Conversation: A Critic’s Point of View

A Critic's Point of View
Friday, November 30
4:30-6:30, Art and Design Building, AB 1007

Free and open to the public

George Mason's Delta Kappa Alpha invites you to A Critic's Point of View, a conversation with Ann Hornaday, movie critic for The Washington Post and Dr. Cynthia Fuchs, Associate Professor and Director of Film and Media Studies at George Mason University.

Ann Hornaday grew up in Des Moines and graduated cum laude with a degree in government from Smith College. After working at Ms. magazine as a researcher and editorial assistant, she became a freelance writer in New York City, where she eventually began to write about movies for the New York Times Arts & Leisure section and other publications. In 1995 she became the movie critic at the Austin American-Statesman in Texas, where she stayed for two years before moving to Baltimore to be the movie critic at the Baltimore Sun. She left the Sun in 2000 and began working at The Washington Post in 2002. She was a finalist for the Pulitzer Prize in criticism in 2008. Hornaday is the author of “Talking Pictures: How to Watch Movies."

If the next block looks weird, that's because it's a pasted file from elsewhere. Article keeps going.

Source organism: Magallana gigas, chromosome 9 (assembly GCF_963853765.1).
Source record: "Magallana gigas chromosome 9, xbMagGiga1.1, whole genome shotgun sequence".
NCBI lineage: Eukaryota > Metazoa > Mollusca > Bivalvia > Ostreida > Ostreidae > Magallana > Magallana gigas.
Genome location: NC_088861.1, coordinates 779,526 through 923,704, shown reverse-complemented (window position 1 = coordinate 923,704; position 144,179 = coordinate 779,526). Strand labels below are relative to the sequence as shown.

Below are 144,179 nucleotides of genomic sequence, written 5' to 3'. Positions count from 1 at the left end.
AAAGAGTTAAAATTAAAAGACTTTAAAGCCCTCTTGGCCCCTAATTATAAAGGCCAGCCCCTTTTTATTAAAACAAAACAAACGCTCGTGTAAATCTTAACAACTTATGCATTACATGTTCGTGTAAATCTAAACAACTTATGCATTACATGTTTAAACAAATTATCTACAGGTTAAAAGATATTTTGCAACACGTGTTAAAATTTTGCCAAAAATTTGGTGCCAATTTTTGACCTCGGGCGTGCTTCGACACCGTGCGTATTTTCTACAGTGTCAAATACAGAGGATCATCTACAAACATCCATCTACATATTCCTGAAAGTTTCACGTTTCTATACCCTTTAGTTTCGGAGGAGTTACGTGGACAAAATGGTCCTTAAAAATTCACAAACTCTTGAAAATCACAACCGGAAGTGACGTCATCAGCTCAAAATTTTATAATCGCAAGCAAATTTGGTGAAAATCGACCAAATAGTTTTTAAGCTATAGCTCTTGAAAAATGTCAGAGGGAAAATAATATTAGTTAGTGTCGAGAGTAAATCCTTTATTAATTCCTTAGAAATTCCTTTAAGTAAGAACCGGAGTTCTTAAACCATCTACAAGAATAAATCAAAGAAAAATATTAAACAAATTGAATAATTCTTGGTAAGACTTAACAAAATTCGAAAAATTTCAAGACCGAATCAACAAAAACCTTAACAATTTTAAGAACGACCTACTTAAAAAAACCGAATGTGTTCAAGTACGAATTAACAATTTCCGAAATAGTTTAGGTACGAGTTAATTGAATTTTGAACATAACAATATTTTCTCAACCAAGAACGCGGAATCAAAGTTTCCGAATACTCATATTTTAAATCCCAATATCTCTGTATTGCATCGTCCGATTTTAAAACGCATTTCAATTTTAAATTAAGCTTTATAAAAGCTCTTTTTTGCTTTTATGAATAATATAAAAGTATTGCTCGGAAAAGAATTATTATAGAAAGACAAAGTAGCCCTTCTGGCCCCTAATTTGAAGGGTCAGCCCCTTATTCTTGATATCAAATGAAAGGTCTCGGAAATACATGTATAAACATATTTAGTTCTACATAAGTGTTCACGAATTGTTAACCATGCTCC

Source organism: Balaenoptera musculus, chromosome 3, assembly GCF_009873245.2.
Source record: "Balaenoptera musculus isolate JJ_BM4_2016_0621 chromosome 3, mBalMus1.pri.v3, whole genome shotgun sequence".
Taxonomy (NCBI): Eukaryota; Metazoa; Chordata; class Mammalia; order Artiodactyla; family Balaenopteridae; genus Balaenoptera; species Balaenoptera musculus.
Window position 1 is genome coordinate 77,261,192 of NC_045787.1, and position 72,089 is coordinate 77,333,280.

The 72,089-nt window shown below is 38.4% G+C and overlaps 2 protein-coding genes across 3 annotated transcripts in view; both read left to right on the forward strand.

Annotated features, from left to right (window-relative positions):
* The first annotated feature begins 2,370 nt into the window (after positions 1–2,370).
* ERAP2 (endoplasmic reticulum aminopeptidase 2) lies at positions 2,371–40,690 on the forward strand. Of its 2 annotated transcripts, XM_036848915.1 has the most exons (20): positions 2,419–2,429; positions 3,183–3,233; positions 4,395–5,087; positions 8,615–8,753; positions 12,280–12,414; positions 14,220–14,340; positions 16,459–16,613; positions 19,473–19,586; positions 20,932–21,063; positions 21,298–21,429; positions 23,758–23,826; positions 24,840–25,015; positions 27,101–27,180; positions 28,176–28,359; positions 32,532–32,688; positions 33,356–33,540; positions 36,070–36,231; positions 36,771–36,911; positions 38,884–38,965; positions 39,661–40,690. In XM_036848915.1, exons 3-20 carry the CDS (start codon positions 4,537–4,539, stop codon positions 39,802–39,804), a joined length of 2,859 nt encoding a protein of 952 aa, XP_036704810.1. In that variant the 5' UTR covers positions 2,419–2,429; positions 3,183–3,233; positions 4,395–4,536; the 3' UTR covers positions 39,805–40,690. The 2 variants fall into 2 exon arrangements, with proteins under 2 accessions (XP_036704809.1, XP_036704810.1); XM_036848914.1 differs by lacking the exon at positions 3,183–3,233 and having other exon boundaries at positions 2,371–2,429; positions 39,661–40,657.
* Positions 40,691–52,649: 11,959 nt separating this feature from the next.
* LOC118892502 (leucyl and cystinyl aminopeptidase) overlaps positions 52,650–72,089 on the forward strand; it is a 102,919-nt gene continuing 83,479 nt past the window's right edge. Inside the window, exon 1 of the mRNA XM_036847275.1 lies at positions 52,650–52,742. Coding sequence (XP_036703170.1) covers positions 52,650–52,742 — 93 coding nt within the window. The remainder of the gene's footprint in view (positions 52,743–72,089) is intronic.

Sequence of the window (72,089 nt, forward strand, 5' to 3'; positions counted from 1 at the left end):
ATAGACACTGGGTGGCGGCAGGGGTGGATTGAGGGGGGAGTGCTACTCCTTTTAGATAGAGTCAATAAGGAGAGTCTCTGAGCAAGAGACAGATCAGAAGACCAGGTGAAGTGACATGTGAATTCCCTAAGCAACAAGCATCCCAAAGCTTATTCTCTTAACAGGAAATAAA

Cynthia Fuchs (PhD, University of Pennsylvania, 1989) is the Director of Film & Media Studies at George Mason University. She is Associate Professor of English, African and African American Studies (AAAS), Film & Video Studies (FAVS), Sport and American Culture, and Women and Gender Studies (WGST). She is also affliated with the Center for the Study of Sport and Leisure in Society and War and the Military in Society.

Professor Fuchs is Contributing Editor for the weekly cultural studies magazine, PopMatters (since 1999). She has also written reviews for Time to Play Magazine, the Alliance of Women Film Journalists, Philadelphia Citypaper,, NPR, Morphizm, Creative Loafing, and Common Sense Media. She is a frequent jurist for the Gotham Independent Film Awards. Professor Fuchs has published articles on Brad Pitt, Buffy the Vampire Slayer, Shakira, Juvenile, Jay-Z, Gollum, Prince, Madonna, Michael Jackson, and the Iraq war in media images.